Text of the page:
, Wed, September 15, 2021
High Line Moynihan Connector, spur connection, © SOM, JCFO | Miysis
Governor Kathy Hochul has unveiled designs for a 1,200-foot-long elevated pedestrian pathway that will connect the High Line to the recently opened Moynihan Train Hall. The $50 million project will also connect Chelsea with other West Side destinations like Hudson Yards, Manhattan West, Penn Station, and the Javits Center. The plan was first floated by former Governor Andrew Cuomo in January as part of his extremely ambitious agenda to redevelop Midtown West. Under the direction of Governor Hochul, the pathway is expected to be completed by Spring 2023.
View from 33rd Street, a shared space for pedestrians
A dark and cramped Penn Station could soon be replaced with a light-filled transit hub with more space for commuters. Gov. Andrew Cuomo unveiled on Wednesday two possible options for the reconstruction of the Midtown train station as part of his broader Empire Station Complex project, which would unify an upgraded Penn Station and the new Moynihan Train Hall. The interconnected station would increase train capacity at the site, which is considered the busiest in the country. It could serve 830,000 daily passengers by 2038, up from 600,000 the station served each day before the pandemic.
Rendering of new entrance on 8th Avenue to Penn Station via Gov. Andrew Cuomo’s office
Gov. Andrew Cuomo’s plan to build an interconnected public transportation hub and revitalize Penn Station took a major step forward this week. The Empire State Development’s Board of Directors on Thursday adopted the General Project Plan (GPP) and certified the Draft Environmental Impact Statement (DEIS) for the proposed Empire Station Complex project, which would link an upgraded Penn Station, the newly opened Moynihan Train Hall, and a tentative new terminal one block south of Penn Station. The board also set a public hearing on the project for March 23, followed by a 30-day public comment period.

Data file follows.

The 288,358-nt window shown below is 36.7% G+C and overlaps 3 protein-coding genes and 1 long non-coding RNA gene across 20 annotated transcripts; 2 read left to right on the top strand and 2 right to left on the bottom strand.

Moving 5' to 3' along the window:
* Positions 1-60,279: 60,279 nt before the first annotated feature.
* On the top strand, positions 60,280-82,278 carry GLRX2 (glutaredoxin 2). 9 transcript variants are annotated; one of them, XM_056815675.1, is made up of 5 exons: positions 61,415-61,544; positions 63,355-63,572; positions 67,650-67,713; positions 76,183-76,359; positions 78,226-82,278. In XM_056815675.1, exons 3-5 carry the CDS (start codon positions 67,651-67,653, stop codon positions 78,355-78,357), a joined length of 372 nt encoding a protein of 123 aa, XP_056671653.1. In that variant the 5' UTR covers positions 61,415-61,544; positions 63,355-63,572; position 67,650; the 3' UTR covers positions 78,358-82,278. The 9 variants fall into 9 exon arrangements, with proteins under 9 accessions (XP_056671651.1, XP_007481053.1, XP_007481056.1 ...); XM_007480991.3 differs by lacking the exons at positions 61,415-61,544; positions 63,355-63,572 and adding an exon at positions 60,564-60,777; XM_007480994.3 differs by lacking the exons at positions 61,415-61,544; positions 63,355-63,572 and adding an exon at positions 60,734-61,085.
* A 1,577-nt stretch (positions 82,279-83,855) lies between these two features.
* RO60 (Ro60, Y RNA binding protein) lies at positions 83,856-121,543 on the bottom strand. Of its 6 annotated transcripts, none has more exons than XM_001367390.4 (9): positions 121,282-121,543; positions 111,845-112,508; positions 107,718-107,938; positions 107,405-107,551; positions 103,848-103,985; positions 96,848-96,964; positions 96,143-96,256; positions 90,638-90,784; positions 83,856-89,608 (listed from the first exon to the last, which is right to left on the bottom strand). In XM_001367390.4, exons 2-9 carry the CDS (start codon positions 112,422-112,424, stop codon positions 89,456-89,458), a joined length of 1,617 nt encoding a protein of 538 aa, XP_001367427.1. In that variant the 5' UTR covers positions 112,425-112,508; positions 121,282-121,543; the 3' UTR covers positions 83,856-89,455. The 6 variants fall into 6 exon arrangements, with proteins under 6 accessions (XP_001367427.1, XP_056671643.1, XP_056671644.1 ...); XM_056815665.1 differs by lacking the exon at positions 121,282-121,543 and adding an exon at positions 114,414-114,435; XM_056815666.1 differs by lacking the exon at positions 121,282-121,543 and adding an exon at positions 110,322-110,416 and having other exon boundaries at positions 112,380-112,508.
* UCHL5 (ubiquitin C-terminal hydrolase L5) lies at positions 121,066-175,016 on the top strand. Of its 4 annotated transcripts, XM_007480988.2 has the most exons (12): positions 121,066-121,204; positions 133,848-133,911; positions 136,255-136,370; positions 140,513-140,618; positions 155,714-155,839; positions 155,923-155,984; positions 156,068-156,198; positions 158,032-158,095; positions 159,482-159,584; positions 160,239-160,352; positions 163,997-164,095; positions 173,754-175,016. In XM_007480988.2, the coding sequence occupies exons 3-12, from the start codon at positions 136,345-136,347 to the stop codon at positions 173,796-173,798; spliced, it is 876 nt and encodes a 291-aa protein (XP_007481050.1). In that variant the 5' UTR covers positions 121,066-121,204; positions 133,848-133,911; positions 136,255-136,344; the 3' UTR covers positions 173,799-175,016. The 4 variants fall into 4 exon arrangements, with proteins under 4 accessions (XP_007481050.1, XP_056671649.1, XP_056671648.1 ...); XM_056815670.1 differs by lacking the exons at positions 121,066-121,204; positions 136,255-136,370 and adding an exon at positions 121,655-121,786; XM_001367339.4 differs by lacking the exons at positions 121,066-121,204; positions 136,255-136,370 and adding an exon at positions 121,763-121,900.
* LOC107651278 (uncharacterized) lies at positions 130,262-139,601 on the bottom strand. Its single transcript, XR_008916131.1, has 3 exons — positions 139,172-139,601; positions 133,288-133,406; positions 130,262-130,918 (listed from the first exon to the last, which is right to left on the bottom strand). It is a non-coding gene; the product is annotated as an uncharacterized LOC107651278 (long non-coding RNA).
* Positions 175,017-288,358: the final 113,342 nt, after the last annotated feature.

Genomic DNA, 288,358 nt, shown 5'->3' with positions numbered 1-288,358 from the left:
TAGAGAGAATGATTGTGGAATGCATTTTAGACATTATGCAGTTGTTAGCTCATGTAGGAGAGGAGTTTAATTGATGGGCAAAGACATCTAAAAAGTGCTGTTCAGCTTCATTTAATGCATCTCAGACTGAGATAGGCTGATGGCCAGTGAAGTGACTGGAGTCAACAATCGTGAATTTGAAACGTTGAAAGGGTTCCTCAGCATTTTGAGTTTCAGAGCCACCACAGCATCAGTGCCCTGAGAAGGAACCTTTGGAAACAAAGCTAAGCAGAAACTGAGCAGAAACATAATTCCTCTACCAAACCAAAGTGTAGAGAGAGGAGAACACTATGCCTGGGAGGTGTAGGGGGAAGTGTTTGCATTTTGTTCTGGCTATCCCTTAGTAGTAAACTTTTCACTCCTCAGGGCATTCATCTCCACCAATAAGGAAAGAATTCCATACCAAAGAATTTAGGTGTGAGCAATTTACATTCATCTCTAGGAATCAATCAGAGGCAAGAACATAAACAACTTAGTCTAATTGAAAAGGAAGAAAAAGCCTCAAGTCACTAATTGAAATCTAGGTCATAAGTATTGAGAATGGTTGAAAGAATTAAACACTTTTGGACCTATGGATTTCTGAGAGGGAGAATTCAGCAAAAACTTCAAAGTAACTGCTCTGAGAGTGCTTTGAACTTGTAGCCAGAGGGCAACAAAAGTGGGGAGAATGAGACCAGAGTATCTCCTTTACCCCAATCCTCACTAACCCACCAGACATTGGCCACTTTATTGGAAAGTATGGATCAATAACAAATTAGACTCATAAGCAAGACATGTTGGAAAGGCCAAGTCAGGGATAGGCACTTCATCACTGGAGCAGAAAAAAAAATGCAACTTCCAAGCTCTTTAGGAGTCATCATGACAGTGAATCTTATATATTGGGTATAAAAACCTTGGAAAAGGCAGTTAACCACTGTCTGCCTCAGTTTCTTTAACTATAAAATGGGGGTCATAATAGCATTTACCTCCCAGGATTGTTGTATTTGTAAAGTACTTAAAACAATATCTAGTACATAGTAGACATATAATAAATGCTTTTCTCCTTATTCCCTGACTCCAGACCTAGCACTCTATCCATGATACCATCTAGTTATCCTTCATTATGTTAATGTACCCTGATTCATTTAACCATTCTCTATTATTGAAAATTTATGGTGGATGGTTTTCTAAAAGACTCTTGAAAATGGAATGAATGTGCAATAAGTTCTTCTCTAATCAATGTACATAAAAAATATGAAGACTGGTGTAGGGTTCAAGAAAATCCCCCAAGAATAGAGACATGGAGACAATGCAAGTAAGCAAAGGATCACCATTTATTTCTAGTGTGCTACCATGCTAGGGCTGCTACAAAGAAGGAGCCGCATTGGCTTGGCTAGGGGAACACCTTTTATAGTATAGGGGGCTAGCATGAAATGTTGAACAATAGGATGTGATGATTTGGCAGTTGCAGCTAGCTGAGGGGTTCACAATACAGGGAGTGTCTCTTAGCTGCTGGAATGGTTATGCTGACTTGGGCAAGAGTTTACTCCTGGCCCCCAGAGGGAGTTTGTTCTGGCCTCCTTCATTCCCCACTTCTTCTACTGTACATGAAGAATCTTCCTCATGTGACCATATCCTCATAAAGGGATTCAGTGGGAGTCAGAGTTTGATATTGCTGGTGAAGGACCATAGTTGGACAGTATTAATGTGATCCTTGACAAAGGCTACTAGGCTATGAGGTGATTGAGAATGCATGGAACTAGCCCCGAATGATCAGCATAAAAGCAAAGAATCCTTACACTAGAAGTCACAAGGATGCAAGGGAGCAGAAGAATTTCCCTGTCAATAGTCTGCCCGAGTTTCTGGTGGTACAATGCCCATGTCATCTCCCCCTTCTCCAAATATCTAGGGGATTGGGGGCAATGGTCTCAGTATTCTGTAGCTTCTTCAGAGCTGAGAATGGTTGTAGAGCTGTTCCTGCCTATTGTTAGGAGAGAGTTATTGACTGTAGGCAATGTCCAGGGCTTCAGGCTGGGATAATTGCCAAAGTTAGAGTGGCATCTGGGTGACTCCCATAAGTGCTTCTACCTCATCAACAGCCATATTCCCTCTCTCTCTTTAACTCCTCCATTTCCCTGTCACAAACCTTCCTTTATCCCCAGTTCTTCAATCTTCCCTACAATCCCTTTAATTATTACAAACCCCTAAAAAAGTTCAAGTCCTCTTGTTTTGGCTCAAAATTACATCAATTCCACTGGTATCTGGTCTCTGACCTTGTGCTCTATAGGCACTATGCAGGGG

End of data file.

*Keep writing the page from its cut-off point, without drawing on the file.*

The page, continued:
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All renderings courtesy of Gov. Andrew Cuomo’s Office
Gov. Andrew Cuomo on Thursday unveiled an ambitious plan to transform over 100 acres of Midtown West as part of a new “transit-oriented” development. The $51 billion proposal adds a new train hall south of Penn Station, replaces the Port Authority Bus Terminal, extends the High Line, and adds up to 1,400 units of new affordable housing. The project is one part of the governor’s proposed $306 billion infrastructure plan, introduced on Thursday during his fourth 2021 State of the State address.
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Courtesy of Gov. Andrew Cuomo’s Office
The High Line will be extended from its current 10th Avenue terminus to the entrance of the newly opened Moynihan Train Hall, Gov. Andrew Cuomo is expected to announce during his 2021 State of the State address on Monday. As the New York Times first reported, a new L-shaped elevated walkway will link the existing public park at 30th Street to a pedestrian plaza at Manhattan West, a six-building mixed-use development from Brookfield Property Group that stretches from 9th and 10th Avenues and 31st to 33rd Streets.
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Photo © Max Touhey